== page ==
PepsiCo may face increased pressure after Peltz’s comments and analysis, even though Trian holds less than 1 percent of the company, Jack Russo, an analyst for Edward Jones & Co. in St. Louis, said yesterday in a telephone interview.
“They are clearly going to take it seriously,” said Russo, who recommends (PEP:US) buying PepsiCo. “I’m sure PepsiCo is pretty outraged he made this public.”
The New York-based money manager Peltz co-founded in 2005 disclosed stakes in Mondelez and PepsiCo in April, feeding speculation that he would push to unite the food makers. Relational Investors LLC, run by Ralph Whitworth, and Bill Ackman’s Pershing Square Capital Management LP have also disclosed holdings in Mondelez.
Trian later yesterday released an outline of its proposed strategy for PepsiCo, detailing the value of the takeover proposal.
“A separation will create a focused snacks leader positioned to have its trading multiple re-rated as it delivers attractive growth and productivity initiatives that hit the bottom line,” Trian said. “We believe the status quo is unsustainable. PepsiCo has significantly underperformed over a prolonged period of time.”
Edward Jones’s Russo said Trian and Peltz scored several valid points in their analysis. Among them, PepsiCo’s earnings growth has fallen short of other consumer staples companies and the snacks business has lost some sales volume as the unit helps fund marketing for a lagging beverage unit, he said.
“Many of us expected some sort of pressure on Pepsi regarding Mondelez, and here it is,” Ali Dibadj, an analyst at Sanford C. Bernstein & Co. in New York, said in an interview.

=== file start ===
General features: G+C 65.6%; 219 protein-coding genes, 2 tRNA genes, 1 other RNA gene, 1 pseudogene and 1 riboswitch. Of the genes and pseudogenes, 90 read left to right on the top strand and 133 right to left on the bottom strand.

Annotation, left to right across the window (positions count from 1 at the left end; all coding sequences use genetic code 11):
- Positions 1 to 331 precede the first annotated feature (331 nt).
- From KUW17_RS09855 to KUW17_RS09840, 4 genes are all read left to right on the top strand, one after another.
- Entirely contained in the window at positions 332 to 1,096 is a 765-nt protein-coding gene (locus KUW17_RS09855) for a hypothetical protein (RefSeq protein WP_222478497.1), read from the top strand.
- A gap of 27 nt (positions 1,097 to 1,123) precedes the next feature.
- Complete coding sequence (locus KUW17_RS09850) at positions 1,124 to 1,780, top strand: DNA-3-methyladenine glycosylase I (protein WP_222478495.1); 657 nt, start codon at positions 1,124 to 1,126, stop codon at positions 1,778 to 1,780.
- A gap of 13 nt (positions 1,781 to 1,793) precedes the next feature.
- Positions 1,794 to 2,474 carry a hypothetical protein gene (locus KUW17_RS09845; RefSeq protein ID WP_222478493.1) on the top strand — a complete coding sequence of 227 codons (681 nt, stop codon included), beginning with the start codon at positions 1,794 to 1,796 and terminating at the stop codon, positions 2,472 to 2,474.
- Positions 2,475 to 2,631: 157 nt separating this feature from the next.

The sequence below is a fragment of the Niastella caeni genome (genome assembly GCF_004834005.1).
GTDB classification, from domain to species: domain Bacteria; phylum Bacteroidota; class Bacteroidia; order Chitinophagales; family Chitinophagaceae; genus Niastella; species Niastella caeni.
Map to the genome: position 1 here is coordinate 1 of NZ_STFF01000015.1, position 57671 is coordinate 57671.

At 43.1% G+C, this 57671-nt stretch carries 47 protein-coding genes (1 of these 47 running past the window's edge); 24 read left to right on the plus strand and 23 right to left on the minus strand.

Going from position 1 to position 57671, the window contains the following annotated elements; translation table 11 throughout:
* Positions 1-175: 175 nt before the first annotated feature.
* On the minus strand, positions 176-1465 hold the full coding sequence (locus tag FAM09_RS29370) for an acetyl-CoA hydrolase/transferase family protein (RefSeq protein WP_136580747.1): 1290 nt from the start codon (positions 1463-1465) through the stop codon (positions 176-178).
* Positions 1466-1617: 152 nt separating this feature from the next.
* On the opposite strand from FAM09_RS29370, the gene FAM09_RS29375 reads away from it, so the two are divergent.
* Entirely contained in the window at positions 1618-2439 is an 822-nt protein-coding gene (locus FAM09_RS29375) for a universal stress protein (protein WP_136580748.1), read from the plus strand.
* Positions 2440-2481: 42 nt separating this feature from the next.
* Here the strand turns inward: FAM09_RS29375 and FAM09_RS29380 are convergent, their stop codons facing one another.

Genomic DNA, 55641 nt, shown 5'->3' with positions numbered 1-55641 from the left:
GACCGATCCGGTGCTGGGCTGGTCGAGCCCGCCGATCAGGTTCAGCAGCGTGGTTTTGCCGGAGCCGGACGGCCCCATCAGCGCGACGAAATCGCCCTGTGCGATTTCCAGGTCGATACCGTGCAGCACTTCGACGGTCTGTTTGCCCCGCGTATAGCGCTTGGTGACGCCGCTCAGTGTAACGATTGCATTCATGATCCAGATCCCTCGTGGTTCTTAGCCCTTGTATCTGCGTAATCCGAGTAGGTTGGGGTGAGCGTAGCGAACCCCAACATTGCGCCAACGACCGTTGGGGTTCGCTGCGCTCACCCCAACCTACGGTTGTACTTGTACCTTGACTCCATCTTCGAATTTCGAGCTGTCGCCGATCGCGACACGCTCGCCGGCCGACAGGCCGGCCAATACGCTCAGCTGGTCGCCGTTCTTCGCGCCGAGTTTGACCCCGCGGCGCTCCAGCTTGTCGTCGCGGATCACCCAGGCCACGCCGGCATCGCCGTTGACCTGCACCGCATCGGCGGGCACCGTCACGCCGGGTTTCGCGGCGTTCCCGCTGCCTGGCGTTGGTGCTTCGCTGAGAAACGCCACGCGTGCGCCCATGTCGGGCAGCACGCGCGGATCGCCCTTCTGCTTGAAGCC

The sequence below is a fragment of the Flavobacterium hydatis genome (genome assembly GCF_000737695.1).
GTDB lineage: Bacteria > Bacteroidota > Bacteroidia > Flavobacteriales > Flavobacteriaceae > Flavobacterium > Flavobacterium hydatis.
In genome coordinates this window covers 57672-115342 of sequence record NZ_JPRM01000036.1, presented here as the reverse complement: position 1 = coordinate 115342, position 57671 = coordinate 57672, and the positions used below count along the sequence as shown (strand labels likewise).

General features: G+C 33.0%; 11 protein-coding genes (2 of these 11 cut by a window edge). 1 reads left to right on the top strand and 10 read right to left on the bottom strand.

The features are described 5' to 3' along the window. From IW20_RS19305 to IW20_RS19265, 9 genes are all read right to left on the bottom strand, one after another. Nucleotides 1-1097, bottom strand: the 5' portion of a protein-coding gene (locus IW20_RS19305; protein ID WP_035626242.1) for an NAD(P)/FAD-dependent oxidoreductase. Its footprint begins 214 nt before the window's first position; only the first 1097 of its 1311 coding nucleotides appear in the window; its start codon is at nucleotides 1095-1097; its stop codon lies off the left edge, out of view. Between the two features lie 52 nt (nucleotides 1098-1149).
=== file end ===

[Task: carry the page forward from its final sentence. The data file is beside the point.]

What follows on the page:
“We’ve said before that a deal and/or split may make strategic sense in theory for PepsiCo, but the practical execution risks may be too great,” said Dibadj, who rates the shares outperform.
Sorkin reported during the interview that Peltz has built a stake in DuPont Co., which spurred the stock to close up 5.3 percent to $57.25 in New York. Peltz declined to comment at least twice on DuPont.
Mondelez advanced 0.5 percent to $30.65 at 10:04 a.m. in New York for a market value of about $54.7 billion. PepsiCo rose 0.2 percent to $85.42.
Activist funds generally acquire equity stakes in companies and try to force corporate management to make changes that boost share prices and investor returns. Trian last year successfully pushed Ingersoll-Rand Plc (IR:US) to sell some of its businesses. The Swords, Ireland-based maker of air-conditioning systems and climate-control technologies is spinning off Allegion Plc, the security unit that sells residential and commercial door locks.
In 2006, Trian waged a six-month proxy fight with H.J. Heinz Co. to win seats on the board and persuade management to execute a turnaround plan. Warren Buffett’s Berkshire Hathaway Inc. and Jorge Paulo Lemann’s 3G Capital Inc. bought the maker of food products from ketchup to infant formula for about $23 billion last month.